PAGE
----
Three decades into a remarkably successful career, guitarist Phil Collen looks at each day as a new beginning.
Best known for his work with rock band Def Leppard, Collen is also involved with a gritty blues-rock trio, Manraze, where he is joined by Paul Cook and Simon Laffy.
Their latest EP, I Surrender, was released late last year. His newest project is a blues duo, Delta Deep, with vocalist Debbi Blackwell-Cook. They’re at work on an album. He is also writing his autobiography.
Last year, Def Leppard released the live CD/DVD package Viva! Hysteria, which captures their Las Vegas residency, where they performed the classic Hysteria album in its entirety. The band played a stretch of concerts for fans who traveled from all points to see them — a fact Collen doesn’t take lightly.
In this interview, Collen looks back and faces forward regarding life as a member of Def Leppard, and what’s made it possible for the band to survive both personal and professional challenges.
GUITAR WORLD: Thirty-three years. Where did they go?
It’s weird, I know. It’s still ongoing. If I were looking back at something, I think it would make me feel old, but the fact that it’s ongoing and I have serious work to do, and of course promoting Manraze, there’s a lot going on.
Do you go back mentally and emotionally when you play those classic Def Leppard songs?
Interestingly enough, I don’t, but when we did the Viva! Hysteria thing, that’s exactly what happened. When we were rehearsing the songs, I’d remember all these crazy guitar parts that Mutt Lange would have me do. He’s say, “Try this,” and I’d say, “That doesn’t exist.”
He’d say, “Tune this guitar and let’s get this harmonic and counter-rhythm and this rhythm,” so I’m listening and re-learning this stuff and all these memories came flooding back. Even on stage, we did 11 shows and it was exactly what you said. I remembered being in the parking lot of the studio, the actual studio, the control room, where my guitars were, all the gear. It was very much time transportation.
Two-part question. First, like any relationship, how do you keep things interesting and challenging when you know each other so well?
Like any relationship, you have ups and downs. We’ve had all these crazy experiences, but one thing that keeps us very much grounded is that we’ve had all of these experiences together. We’ve had amazing highs and brutal lows, like a family, but the difference is we’ve been together longer than most families exist — someone leaves home at 18, the parents split up — we’ve been here for 33 years and we’re still trucking on, so that makes a big difference.
And the fact that we can relate to each other. You eventually fall out or disagree, but you have all this experience to keep you grounded and bound together. Plus, when you have new ideas, everyone’s really excited about this recording and what they want to bring to the table. It’s been a while since we did an original album. We did three songs on the Mirror Ball thing, but I think this will be different. It’s going to be an exciting Def Leppard record or EP. Whatever it’s going to be, it’s going to be really cool.
Have you chosen a producer?
We’re going to start with Ronan McHugh, who does all our other stuff. We may get someone. If we can find someone interesting enough, then we’ll definitely do that for a few songs. We have a concept already, I certainly do, of what the stuff should sound like, so I don’t want a producer coming in and putting their two cents in yet. We’ll select a few songs and have a producer come in to do that.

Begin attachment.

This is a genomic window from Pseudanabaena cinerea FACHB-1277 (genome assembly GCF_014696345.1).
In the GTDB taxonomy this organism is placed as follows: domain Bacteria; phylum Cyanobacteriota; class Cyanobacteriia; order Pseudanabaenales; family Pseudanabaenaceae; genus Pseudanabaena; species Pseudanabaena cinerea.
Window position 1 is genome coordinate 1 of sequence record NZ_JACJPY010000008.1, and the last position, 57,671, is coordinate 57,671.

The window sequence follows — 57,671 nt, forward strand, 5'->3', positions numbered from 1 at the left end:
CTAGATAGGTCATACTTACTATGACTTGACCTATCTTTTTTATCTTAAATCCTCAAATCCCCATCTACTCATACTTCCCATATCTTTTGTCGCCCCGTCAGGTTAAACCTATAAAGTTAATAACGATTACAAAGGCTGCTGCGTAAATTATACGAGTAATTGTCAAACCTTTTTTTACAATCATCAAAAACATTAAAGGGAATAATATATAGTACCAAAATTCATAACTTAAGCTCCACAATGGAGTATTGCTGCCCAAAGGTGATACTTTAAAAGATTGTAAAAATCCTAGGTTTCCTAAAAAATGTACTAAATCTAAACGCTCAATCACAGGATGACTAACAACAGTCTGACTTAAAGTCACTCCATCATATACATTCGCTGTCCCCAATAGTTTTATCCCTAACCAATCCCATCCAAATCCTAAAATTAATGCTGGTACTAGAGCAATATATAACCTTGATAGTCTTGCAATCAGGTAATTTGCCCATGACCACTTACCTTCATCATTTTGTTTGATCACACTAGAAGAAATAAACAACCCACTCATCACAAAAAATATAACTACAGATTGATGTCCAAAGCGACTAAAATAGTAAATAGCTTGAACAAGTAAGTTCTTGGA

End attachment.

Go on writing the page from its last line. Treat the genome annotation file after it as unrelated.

Second part: How do you keep going when you face some of the most difficult obstacles?
If you took anyone’s private family life, anyone in or out of the band, it’s actually worse than what we’ve been through as a band, so that’s how we view it. It’s like any family. People die, people get awful diseases, divorces, tragic and traumatic things. So we never view it as that. It just is what it is, really.
Over the years, you’ve watched the industry change: downloads, ringtones, social networking, crumbling labels, stolen music. Can you envision getting a band off the ground now?
Yeah, but on a different level. You don’t have the interruption, you don’t have A&R guys or record labels. It’s a very creative period if you want it to be. I’ve heard younger guys and musicians coming out, there’s this band in Ireland called The Strypes, they’re 15 or 16 years old, and they kind of sound like a cross between early Stones, Pretty Things and the Kinks, and so they’ve got this retro thing. I think it’s different from that point of view.
You don’t have these massive labels jumping on people too much anymore, they play it very safe, but I do think you can be very creative and expressive. I hear that a lot. It depends on what you want to do. If you want to be rich and famous, it’s probably not going to happen. If you want to express yourself and share it, then the world is your oyster, you can do anything you want. So on one hand you’ve got this golden age of creativity because you can make your own records, but you’re not going to get as much play out of it. If you want to be famous, which a lot of people want to be, it’s a bit tougher.
Is there a guitar album in your future?
Yeah, probably, I think so, because I’ve been recording some instrumental stuff, just guitar, so I think maybe somewhere. More like soundtrack stuff, very heavy to jazz fusion to metal, all in one. Probably after next year I’ll start working on it. You know what, I’ve already started working on it. I’ve got three songs that I’ve recorded.
Read more of Phil Collen’s interview here.
— Alison Richter
Alison Richter interviews artists, producers, engineers and other music industry professionals for print and online publications. Read more of her interviews right here.